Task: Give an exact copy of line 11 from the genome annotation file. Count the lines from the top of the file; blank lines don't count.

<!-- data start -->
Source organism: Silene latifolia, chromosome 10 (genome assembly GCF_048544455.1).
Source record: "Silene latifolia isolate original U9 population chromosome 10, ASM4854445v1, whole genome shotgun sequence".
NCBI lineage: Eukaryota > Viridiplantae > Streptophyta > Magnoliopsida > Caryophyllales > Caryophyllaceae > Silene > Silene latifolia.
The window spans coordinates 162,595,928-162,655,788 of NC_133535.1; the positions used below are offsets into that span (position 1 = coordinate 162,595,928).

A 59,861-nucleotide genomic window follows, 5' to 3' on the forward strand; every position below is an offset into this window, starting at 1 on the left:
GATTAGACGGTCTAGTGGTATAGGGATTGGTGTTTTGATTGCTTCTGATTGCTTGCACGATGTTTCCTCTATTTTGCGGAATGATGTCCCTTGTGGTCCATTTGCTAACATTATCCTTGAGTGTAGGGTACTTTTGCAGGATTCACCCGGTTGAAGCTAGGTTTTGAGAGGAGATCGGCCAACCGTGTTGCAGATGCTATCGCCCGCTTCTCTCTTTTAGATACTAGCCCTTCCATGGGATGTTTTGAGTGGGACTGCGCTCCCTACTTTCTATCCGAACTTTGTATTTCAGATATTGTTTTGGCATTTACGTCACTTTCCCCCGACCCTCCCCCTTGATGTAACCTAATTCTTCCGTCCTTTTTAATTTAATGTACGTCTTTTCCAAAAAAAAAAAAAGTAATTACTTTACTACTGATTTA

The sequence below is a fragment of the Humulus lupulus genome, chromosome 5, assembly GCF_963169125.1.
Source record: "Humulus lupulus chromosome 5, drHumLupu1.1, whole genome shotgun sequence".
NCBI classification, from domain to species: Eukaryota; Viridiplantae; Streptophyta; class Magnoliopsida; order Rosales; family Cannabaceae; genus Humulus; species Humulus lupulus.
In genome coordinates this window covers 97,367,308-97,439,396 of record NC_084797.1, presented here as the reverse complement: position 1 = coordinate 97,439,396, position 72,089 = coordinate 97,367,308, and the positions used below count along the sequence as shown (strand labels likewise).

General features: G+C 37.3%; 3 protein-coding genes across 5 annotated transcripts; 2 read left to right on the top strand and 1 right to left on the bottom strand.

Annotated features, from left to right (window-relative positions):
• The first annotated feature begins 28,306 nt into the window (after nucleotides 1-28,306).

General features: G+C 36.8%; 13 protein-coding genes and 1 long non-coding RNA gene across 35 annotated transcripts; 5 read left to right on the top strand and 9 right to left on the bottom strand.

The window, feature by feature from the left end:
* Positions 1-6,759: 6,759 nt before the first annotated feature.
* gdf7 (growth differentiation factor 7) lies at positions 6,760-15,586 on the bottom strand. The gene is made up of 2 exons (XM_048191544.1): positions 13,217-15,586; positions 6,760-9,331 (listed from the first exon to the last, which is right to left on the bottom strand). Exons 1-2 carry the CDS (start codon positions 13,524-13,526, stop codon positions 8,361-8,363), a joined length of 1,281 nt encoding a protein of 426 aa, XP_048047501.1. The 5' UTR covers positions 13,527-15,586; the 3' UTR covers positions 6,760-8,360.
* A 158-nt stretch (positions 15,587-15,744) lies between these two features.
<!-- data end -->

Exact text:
General features: G+C 37.3%; 3 protein-coding genes across 5 annotated transcripts; 2 read left to right on the top strand and 1 right to left on the bottom strand.